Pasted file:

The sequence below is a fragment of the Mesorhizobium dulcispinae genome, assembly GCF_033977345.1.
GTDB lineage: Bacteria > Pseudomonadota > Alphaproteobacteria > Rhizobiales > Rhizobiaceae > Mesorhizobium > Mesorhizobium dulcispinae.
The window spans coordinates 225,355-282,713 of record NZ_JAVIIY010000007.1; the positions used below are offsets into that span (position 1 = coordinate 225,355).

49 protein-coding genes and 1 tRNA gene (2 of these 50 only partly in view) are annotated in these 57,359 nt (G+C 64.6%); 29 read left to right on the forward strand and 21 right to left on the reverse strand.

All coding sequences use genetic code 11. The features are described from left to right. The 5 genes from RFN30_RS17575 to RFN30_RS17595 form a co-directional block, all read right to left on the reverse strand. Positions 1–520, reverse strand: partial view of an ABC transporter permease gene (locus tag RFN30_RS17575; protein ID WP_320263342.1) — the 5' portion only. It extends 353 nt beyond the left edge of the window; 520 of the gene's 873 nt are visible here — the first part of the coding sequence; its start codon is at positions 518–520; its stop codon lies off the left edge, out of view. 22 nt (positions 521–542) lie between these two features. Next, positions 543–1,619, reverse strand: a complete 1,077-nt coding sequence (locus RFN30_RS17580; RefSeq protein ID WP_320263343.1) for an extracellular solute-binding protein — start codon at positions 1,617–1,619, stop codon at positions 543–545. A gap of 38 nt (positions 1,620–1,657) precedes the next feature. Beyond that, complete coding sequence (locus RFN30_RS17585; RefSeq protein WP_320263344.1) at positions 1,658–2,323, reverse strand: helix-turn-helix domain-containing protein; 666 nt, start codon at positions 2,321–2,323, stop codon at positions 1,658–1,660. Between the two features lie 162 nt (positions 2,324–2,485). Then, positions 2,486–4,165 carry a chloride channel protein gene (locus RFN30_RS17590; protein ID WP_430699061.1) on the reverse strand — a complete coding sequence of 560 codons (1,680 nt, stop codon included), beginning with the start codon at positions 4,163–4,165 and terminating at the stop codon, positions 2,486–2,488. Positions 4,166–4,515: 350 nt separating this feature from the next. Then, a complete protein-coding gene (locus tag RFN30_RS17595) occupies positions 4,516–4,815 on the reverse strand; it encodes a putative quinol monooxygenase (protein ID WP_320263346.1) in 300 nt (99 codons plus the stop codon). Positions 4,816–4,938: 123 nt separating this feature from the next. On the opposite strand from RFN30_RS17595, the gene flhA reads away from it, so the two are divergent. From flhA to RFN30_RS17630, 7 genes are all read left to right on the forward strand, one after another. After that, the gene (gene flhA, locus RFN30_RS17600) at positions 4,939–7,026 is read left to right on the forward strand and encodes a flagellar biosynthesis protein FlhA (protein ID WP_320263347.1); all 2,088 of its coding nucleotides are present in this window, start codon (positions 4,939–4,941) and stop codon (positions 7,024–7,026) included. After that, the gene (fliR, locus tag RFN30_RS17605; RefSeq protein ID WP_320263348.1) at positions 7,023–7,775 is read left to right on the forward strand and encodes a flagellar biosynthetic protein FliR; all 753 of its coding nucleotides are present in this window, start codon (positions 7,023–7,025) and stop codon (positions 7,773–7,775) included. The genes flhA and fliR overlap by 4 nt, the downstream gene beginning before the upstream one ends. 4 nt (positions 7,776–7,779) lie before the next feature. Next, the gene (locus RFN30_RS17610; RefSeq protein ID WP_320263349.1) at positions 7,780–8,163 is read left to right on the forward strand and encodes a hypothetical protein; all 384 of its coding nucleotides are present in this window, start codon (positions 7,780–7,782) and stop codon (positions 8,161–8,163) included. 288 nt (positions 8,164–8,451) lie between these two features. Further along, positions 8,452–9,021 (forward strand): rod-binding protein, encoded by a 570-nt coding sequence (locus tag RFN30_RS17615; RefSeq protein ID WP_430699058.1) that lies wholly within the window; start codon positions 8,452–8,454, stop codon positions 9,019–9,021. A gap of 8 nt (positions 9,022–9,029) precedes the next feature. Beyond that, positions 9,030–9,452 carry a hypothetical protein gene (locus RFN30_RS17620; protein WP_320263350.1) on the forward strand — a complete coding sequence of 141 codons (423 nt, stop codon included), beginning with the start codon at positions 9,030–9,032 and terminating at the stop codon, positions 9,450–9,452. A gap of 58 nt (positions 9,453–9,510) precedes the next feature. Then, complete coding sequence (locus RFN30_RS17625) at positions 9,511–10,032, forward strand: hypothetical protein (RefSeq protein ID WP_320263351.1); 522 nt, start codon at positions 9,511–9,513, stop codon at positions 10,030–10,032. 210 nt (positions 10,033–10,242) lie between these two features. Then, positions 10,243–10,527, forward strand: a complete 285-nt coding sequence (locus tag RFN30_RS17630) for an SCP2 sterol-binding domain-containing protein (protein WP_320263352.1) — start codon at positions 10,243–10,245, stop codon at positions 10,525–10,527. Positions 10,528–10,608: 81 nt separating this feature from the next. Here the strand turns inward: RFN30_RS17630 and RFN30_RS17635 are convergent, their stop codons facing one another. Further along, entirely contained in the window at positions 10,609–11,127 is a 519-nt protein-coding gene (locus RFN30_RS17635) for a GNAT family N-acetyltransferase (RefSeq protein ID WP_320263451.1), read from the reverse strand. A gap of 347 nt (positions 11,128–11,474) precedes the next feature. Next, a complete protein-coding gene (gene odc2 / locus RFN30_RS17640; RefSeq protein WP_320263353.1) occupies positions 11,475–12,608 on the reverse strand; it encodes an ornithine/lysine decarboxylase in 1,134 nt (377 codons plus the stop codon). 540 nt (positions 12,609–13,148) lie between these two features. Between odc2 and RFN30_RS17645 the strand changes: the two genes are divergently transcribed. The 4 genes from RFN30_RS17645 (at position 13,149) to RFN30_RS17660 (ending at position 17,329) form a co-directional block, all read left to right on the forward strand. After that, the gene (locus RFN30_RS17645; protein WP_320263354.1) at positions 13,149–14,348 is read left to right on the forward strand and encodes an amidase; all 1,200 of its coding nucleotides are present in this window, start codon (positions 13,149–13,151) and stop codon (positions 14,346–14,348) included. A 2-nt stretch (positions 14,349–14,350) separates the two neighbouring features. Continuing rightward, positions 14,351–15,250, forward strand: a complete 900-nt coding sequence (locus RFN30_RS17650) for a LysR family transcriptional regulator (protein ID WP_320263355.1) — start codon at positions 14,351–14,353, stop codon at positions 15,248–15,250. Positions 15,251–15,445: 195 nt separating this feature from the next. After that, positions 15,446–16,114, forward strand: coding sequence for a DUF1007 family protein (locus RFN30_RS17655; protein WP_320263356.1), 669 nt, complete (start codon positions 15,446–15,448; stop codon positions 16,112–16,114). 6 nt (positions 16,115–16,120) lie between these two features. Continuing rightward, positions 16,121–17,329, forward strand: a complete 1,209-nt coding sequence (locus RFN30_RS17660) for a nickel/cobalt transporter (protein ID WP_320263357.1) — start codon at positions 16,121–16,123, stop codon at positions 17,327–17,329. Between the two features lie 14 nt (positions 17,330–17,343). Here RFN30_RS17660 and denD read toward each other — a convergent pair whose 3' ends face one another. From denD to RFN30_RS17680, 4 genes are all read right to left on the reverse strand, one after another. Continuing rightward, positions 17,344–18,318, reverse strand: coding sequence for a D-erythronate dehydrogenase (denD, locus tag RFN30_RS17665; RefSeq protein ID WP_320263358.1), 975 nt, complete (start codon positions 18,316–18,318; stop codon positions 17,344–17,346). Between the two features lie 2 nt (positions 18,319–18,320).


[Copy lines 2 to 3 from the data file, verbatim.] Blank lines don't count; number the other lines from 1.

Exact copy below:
GTDB lineage: Bacteria > Pseudomonadota > Alphaproteobacteria > Rhizobiales > Rhizobiaceae > Mesorhizobium > Mesorhizobium dulcispinae.
The window spans coordinates 225,355-282,713 of record NZ_JAVIIY010000007.1; the positions used below are offsets into that span (position 1 = coordinate 225,355).